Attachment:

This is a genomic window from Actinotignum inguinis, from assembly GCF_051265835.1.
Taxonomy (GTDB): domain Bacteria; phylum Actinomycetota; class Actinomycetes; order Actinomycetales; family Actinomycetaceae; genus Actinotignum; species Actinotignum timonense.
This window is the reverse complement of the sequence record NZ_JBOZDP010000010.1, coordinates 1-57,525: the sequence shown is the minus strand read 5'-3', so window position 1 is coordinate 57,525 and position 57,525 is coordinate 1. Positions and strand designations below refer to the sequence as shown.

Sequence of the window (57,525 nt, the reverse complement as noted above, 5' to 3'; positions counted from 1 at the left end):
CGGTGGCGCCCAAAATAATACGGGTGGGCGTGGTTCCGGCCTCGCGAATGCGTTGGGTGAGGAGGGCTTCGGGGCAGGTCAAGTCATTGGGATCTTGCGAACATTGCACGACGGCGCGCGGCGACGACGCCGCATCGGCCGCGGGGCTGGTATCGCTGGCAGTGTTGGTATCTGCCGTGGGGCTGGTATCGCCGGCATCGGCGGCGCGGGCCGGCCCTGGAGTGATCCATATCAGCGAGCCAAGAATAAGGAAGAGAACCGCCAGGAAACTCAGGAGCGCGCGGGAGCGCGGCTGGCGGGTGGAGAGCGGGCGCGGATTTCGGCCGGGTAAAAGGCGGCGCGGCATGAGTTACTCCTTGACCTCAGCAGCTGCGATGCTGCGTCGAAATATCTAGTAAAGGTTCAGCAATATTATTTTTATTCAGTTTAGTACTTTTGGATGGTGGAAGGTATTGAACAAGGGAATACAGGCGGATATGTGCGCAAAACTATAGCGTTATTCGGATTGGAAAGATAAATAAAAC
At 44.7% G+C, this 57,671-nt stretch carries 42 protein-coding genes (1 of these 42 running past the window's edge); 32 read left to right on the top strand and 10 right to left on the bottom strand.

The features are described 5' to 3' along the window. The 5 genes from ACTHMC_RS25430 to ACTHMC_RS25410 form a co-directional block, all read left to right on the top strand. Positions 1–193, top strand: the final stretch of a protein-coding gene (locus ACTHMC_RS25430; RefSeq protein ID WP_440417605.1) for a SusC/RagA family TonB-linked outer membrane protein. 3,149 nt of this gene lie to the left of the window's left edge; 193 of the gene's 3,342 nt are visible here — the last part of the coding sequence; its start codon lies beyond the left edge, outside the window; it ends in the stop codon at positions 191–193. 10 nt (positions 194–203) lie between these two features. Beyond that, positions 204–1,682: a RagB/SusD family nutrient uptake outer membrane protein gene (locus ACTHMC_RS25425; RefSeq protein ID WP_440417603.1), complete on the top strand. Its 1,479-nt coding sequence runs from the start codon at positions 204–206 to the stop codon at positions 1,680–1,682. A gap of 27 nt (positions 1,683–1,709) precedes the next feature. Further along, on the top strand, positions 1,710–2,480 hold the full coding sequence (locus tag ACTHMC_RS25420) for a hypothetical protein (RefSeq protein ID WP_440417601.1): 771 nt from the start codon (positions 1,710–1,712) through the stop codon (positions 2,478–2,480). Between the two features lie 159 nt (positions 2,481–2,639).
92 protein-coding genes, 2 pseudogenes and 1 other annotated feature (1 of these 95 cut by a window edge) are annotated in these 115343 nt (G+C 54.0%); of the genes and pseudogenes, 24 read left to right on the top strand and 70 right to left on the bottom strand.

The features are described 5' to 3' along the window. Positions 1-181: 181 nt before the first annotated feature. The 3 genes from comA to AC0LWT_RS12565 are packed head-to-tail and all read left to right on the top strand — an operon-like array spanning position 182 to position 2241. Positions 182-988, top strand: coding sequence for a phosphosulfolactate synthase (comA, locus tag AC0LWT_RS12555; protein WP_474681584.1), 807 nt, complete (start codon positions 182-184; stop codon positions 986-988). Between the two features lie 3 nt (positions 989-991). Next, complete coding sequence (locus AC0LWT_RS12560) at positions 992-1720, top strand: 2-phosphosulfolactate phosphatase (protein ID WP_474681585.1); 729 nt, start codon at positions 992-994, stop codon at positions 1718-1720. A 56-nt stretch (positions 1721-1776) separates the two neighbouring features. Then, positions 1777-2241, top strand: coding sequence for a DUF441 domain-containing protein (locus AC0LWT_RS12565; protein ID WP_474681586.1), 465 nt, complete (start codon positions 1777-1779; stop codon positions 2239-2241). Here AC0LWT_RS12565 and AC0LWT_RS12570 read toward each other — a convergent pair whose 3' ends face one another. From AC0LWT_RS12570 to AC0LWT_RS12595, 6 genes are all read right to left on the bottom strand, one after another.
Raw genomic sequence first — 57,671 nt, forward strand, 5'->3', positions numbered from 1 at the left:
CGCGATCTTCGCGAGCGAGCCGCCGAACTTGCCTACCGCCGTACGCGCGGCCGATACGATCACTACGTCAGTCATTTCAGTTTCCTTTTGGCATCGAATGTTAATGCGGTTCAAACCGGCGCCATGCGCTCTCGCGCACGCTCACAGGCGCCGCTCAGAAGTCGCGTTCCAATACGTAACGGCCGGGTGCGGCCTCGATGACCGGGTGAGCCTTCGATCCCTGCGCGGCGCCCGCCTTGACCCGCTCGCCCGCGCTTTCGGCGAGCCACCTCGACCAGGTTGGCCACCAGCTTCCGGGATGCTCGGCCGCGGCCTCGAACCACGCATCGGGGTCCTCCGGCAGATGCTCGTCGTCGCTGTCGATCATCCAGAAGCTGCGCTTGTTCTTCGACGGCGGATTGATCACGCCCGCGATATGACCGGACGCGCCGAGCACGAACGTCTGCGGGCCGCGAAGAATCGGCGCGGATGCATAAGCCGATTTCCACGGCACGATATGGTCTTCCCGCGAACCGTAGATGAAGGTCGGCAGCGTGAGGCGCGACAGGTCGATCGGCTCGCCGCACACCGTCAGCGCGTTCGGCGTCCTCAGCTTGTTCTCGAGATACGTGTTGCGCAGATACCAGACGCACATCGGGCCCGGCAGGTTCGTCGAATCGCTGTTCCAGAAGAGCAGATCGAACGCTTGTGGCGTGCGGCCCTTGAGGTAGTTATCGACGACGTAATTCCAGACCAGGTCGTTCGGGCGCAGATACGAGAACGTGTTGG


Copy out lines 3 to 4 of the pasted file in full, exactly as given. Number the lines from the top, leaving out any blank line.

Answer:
This window is the reverse complement of the sequence record NZ_JBOZDP010000010.1, coordinates 1-57,525: the sequence shown is the minus strand read 5'-3', so window position 1 is coordinate 57,525 and position 57,525 is coordinate 1. Positions and strand designations below refer to the sequence as shown.

Sequence of the window (57,525 nt, the reverse complement as noted above, 5' to 3'; positions counted from 1 at the left end):